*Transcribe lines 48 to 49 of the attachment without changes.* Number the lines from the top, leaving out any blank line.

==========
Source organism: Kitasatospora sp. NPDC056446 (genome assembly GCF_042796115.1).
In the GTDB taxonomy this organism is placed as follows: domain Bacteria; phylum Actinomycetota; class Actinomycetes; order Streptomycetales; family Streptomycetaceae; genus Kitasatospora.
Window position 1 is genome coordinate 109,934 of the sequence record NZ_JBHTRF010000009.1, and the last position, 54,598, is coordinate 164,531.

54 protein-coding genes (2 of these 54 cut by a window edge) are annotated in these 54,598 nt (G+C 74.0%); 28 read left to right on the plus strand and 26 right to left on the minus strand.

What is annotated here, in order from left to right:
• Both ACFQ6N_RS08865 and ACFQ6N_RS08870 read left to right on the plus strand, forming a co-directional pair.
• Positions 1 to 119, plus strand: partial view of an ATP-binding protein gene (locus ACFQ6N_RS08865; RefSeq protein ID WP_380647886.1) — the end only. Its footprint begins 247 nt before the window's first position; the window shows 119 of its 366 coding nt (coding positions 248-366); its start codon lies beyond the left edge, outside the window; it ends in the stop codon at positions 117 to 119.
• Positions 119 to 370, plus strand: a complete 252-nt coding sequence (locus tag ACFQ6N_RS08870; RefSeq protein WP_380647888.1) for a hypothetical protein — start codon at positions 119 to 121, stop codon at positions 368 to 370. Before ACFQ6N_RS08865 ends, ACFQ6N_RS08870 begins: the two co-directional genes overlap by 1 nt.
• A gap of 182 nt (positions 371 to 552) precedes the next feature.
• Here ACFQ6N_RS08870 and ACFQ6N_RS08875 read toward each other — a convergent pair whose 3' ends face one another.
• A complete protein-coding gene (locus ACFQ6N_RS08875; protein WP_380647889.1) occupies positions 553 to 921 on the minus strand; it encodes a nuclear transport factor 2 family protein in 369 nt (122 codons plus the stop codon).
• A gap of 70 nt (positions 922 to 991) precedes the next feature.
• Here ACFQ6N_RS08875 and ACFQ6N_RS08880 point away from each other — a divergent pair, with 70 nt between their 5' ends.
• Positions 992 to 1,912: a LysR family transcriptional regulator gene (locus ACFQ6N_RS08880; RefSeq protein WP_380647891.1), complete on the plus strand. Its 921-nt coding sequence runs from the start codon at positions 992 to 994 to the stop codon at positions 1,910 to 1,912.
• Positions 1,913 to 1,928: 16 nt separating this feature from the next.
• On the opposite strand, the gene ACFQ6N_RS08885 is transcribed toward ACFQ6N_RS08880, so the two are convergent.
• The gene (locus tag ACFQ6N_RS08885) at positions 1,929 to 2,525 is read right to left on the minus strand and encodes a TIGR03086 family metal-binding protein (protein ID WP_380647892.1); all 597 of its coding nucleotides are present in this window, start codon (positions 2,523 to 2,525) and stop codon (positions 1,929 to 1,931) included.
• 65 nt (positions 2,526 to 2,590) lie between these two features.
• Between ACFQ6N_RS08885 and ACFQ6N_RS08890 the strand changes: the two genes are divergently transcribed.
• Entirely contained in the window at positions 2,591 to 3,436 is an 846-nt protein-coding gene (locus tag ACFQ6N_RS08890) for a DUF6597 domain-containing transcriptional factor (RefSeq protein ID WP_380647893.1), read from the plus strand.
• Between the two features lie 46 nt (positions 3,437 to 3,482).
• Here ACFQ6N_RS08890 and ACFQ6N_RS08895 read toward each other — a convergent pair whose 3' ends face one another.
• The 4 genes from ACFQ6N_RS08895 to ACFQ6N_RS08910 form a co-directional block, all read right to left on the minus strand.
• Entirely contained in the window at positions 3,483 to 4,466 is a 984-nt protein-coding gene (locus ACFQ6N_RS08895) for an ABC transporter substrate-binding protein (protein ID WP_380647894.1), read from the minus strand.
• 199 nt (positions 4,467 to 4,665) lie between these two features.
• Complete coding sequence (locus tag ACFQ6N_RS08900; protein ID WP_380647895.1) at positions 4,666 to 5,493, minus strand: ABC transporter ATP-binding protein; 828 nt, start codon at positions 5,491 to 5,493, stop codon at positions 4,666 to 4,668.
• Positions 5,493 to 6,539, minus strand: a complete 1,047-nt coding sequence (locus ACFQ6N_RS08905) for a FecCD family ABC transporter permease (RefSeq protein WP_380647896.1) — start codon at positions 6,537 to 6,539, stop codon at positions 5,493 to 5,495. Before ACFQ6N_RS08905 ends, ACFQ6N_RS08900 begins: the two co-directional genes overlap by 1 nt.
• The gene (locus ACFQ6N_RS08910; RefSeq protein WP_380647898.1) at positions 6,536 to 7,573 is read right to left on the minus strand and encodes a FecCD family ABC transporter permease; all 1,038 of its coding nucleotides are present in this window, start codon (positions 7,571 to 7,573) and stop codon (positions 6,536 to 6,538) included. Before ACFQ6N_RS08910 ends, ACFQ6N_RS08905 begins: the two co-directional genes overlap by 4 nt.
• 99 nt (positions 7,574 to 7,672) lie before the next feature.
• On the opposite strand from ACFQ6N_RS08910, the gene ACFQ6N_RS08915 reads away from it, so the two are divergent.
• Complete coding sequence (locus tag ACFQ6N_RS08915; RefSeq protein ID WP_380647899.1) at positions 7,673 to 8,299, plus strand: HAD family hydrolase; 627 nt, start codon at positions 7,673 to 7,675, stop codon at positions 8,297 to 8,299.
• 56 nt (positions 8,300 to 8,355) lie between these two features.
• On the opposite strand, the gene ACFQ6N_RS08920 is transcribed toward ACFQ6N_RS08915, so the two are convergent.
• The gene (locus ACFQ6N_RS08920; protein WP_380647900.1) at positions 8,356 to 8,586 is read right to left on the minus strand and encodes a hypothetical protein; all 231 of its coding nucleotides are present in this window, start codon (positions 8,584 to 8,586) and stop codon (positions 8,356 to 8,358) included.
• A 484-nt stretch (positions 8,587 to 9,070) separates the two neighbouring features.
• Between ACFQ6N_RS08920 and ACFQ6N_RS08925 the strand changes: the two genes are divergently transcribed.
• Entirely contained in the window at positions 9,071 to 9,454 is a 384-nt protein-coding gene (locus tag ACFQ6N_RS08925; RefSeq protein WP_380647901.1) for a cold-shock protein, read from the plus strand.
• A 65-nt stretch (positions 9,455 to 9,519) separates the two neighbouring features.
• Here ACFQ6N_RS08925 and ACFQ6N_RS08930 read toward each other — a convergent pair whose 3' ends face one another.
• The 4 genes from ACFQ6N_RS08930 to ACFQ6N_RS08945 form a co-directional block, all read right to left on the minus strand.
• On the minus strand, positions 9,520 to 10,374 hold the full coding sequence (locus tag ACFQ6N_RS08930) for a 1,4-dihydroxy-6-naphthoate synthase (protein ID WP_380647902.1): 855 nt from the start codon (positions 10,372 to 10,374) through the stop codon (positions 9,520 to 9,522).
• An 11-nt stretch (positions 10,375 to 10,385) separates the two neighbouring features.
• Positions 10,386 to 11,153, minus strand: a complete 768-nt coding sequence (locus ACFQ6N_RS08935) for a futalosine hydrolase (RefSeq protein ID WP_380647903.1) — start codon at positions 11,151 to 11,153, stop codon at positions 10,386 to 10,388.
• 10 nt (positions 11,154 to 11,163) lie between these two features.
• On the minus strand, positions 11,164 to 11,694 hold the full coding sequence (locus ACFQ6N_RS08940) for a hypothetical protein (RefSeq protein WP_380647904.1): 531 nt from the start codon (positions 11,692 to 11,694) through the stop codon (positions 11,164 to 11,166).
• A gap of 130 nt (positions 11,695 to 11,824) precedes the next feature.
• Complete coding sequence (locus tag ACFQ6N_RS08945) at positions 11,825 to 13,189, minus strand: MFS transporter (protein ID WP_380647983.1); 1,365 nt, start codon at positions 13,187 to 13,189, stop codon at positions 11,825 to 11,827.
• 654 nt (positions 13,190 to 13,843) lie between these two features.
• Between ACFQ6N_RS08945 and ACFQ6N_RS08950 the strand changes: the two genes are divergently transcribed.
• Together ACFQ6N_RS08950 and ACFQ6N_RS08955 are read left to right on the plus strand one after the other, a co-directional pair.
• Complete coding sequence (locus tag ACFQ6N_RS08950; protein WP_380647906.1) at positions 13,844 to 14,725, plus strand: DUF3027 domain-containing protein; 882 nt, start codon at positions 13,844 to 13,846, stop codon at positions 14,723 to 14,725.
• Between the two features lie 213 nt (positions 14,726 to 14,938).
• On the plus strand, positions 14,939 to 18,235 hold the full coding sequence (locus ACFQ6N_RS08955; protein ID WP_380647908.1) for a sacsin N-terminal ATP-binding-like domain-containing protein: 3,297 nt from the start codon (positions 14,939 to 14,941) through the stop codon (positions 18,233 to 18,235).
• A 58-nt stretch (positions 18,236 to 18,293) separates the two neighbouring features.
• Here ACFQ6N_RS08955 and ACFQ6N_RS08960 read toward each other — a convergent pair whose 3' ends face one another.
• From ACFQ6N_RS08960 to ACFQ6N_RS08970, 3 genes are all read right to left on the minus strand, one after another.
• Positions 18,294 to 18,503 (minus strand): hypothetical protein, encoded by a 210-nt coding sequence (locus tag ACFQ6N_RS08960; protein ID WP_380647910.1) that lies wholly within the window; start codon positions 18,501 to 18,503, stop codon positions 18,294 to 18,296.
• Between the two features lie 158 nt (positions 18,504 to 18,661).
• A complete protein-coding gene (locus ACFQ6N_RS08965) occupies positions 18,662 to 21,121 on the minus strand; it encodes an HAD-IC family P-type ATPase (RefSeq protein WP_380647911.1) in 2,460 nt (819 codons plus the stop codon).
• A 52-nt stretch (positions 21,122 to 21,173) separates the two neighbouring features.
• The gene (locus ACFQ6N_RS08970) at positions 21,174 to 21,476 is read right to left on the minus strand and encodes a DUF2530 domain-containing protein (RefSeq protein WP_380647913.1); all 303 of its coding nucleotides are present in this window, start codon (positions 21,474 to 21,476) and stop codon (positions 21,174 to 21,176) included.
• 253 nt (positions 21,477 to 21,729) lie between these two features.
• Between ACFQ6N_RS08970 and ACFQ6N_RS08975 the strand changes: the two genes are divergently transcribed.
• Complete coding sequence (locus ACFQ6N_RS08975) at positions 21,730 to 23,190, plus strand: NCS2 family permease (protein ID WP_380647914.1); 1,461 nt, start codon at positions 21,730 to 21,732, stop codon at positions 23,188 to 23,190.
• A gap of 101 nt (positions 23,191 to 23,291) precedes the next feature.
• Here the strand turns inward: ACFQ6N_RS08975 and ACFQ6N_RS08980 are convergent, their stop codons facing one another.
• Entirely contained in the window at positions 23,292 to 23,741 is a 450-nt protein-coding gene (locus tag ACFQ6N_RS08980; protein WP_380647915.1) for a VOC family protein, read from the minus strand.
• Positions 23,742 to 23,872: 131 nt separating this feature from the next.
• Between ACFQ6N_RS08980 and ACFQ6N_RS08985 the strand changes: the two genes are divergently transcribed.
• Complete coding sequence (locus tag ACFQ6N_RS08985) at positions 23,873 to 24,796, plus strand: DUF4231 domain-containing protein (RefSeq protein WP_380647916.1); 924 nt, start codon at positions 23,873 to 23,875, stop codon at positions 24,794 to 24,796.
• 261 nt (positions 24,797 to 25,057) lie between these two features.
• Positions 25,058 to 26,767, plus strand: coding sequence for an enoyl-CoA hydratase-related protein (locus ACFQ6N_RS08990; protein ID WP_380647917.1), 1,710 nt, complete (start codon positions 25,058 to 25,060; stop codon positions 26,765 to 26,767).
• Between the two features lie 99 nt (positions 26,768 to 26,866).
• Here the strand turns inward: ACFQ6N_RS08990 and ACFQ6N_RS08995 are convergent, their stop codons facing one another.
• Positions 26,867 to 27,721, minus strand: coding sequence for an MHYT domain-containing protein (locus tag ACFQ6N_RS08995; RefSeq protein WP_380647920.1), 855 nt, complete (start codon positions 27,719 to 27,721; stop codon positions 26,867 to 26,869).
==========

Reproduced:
• 654 nt (positions 13,190 to 13,843) lie between these two features.
• Between ACFQ6N_RS08945 and ACFQ6N_RS08950 the strand changes: the two genes are divergently transcribed.